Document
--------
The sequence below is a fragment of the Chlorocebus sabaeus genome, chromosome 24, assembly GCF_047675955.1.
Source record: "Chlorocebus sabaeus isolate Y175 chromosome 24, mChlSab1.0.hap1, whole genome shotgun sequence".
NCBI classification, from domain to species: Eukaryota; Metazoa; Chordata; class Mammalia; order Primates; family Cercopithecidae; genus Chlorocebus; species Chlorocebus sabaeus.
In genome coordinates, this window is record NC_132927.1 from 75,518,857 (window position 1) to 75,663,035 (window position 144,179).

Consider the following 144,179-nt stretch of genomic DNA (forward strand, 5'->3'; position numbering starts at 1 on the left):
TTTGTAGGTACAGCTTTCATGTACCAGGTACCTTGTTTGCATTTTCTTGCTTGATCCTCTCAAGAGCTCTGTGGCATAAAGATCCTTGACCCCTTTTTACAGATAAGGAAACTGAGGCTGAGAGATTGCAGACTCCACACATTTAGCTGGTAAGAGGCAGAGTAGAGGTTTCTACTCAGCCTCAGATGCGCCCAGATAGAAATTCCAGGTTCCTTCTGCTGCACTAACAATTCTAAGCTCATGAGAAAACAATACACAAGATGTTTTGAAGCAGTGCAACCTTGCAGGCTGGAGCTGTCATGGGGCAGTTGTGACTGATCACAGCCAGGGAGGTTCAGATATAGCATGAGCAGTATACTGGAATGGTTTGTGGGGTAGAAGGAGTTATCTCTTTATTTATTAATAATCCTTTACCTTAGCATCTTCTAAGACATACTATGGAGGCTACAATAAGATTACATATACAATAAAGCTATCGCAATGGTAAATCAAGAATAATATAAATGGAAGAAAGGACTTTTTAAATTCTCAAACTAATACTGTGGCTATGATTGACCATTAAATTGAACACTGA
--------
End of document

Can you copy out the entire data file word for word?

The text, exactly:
The sequence below is a fragment of the Chlorocebus sabaeus genome, chromosome 24, assembly GCF_047675955.1.
Source record: "Chlorocebus sabaeus isolate Y175 chromosome 24, mChlSab1.0.hap1, whole genome shotgun sequence".
NCBI classification, from domain to species: Eukaryota; Metazoa; Chordata; class Mammalia; order Primates; family Cercopithecidae; genus Chlorocebus; species Chlorocebus sabaeus.
In genome coordinates, this window is record NC_132927.1 from 75,518,857 (window position 1) to 75,663,035 (window position 144,179).

Consider the following 144,179-nt stretch of genomic DNA (forward strand, 5'->3'; position numbering starts at 1 on the left):
TTTGTAGGTACAGCTTTCATGTACCAGGTACCTTGTTTGCATTTTCTTGCTTGATCCTCTCAAGAGCTCTGTGGCATAAAGATCCTTGACCCCTTTTTACAGATAAGGAAACTGAGGCTGAGAGATTGCAGACTCCACACATTTAGCTGGTAAGAGGCAGAGTAGAGGTTTCTACTCAGCCTCAGATGCGCCCAGATAGAAATTCCAGGTTCCTTCTGCTGCACTAACAATTCTAAGCTCATGAGAAAACAATACACAAGATGTTTTGAAGCAGTGCAACCTTGCAGGCTGGAGCTGTCATGGGGCAGTTGTGACTGATCACAGCCAGGGAGGTTCAGATATAGCATGAGCAGTATACTGGAATGGTTTGTGGGGTAGAAGGAGTTATCTCTTTATTTATTAATAATCCTTTACCTTAGCATCTTCTAAGACATACTATGGAGGCTACAATAAGATTACATATACAATAAAGCTATCGCAATGGTAAATCAAGAATAATATAAATGGAAGAAAGGACTTTTTAAATTCTCAAACTAATACTGTGGCTATGATTGACCATTAAATTGAACACTGA